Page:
Event Recap: Bootstrap Maryland: What You Need to Know About Money for Your Startup

October 30, 2009

12:27 pm

Tonight those of us fortunate enough to make it out to the Pillsbury Law offices in DC were treated to a terrific panel discussion at the second iteration of Bootstrap Maryland.
Bootstrap Maryland is a not-for-profit group that brings together young entrepreneurs and the necessary tools for running a lean and successful technology business. We want to see Maryland, DC, and Virginia flourish with innovation.

The events are put on by our very good friend Jared Goralnick, one of the areas best and brightest.  The first iteration was a full day conference at put on at the University of Maryland.  It was a great success.  This one however was a little different, a format that I liked very much and one I hope Jared continues on with to continue to grow and thrive the local technology community.  It was a semi networking event put on at a local law firm that has deep ties into the local startup community in the area and featured one main panel with  a great cast that gave a lot of terrific information to the eager crowd.

It was very informal with lots of questions and conversation between the audience and the panelists.  Before we get too far, let me introduce who sat on the panel.

  • Paul Singh – Creator and founder of Philtro, a real time relevancy search for Twitter, who just recently exited and was acquired by another company.
  • Jay Virdy is the CEO and Founder of Summize, which recently sold to Twitter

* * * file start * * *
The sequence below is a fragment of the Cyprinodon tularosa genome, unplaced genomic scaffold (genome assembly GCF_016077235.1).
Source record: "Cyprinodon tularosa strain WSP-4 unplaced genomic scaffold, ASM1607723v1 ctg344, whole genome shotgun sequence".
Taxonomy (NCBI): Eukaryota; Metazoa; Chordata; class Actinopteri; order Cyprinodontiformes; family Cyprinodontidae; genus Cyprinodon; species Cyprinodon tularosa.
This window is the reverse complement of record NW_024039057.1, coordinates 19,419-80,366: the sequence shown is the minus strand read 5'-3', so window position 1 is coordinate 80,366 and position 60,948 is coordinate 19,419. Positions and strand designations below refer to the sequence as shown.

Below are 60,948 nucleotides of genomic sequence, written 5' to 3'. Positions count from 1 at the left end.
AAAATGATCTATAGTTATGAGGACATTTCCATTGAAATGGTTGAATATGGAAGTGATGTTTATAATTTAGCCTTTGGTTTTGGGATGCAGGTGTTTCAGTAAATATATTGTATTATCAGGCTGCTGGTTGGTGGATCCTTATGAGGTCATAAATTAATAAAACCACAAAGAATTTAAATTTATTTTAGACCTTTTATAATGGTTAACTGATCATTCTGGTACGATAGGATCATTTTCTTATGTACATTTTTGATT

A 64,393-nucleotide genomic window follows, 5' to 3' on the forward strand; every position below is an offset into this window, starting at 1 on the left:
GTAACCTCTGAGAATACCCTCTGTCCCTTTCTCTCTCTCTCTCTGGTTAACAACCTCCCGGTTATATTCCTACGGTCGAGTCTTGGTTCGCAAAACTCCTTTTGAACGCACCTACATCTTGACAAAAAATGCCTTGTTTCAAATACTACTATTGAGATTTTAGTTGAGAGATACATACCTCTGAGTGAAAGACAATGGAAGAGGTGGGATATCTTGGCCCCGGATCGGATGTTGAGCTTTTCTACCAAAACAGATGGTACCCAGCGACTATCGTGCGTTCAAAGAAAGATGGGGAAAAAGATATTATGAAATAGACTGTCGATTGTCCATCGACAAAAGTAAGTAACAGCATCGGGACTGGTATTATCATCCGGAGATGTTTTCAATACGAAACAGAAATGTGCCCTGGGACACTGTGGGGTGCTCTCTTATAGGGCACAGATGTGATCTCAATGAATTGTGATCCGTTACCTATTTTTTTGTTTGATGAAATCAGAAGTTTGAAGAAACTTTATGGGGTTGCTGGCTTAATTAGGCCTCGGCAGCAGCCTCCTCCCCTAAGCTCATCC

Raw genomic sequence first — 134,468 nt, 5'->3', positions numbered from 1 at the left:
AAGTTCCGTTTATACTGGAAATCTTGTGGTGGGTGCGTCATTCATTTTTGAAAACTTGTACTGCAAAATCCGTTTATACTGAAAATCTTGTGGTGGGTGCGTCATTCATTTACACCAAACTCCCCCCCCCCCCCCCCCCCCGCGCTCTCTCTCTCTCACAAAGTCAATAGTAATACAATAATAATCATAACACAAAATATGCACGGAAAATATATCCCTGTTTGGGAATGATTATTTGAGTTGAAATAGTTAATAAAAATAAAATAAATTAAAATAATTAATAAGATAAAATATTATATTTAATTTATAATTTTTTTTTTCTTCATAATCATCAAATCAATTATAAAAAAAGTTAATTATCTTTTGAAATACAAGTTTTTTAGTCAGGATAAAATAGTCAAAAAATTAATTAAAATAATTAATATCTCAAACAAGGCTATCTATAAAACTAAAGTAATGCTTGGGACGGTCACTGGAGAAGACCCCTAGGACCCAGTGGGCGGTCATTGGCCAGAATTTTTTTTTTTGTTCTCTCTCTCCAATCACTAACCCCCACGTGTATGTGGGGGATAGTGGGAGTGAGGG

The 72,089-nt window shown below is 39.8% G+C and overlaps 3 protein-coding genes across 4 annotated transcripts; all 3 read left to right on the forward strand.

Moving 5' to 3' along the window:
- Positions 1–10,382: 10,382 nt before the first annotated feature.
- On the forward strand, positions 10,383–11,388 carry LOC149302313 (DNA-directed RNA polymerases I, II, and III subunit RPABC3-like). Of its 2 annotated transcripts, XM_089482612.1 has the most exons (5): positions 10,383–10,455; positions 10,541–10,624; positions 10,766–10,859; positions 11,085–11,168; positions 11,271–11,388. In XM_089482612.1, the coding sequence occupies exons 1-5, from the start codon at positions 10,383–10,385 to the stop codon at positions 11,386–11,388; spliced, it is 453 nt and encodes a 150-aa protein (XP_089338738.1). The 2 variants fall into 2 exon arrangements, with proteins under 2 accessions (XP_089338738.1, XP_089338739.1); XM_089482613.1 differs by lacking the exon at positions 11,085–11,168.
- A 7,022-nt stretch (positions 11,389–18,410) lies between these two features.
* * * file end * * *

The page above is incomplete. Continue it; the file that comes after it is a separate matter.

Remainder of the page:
• John Burke is a Partner at True Ventures, a venture capital firm based out of Silicon Valley with an office in Northern Virginia
  • Steve Kaplan from Pillsbury Law

Paul had a lot of great insight and info from someone who in the past year took a company form conception to sale.  He spoke of the need for speed, so to speak, just get the product out there.  Don’t waste time mired in minutia because, as he said, 99% of the decisions you make you can change.  Don’t spend all your time on a business plan, get a product working and go from there, because most of the time the product will change and have nothing to do with your original intent.

Listening to Jay Burke of True Ventures was a real treat.  It was honest info from a well respected VC in the community with lots of great companies in their portfolio.  He went over a general term sheet with down to earth language about the terms and what is really going on inside of it.  He also reiterated Paul’s point about business plans, staging he has not see a business plan at true Ventures this year.  Steve Kaplan offered up honest and good legal advice to the crowd.  Again, following up on some points Paul made, like don’t get too creative with legal plans and documents, its gets way too complicated and costs way too much in the end.

The final panelist, Jay Virdy of Summize had some great insight into building his company and the sale to Twitter.  He said “Fail Early, Fail Fast”.  Get that out of the way and get back on your feet and figure out where you are going.  His best piece of advice he received was from one of his investors who said if nothing else, keep it simple.  Like Paul, he said speed was important, get a product up and out the door.  “You should be embarrassed by your initial launch”

Overall it was a great event.  The networking was terrific, meeting lots of new people and gaining a lot of great insight from some verterans in the industry.  We hope to see more of these in the near future.

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Jimmy Gardner is a Senior Unix/Windows Engineer, a lover of technology and photography. Follow him online at @jjgardner3 and enjoy his portfolio at jjg3photo.com/.

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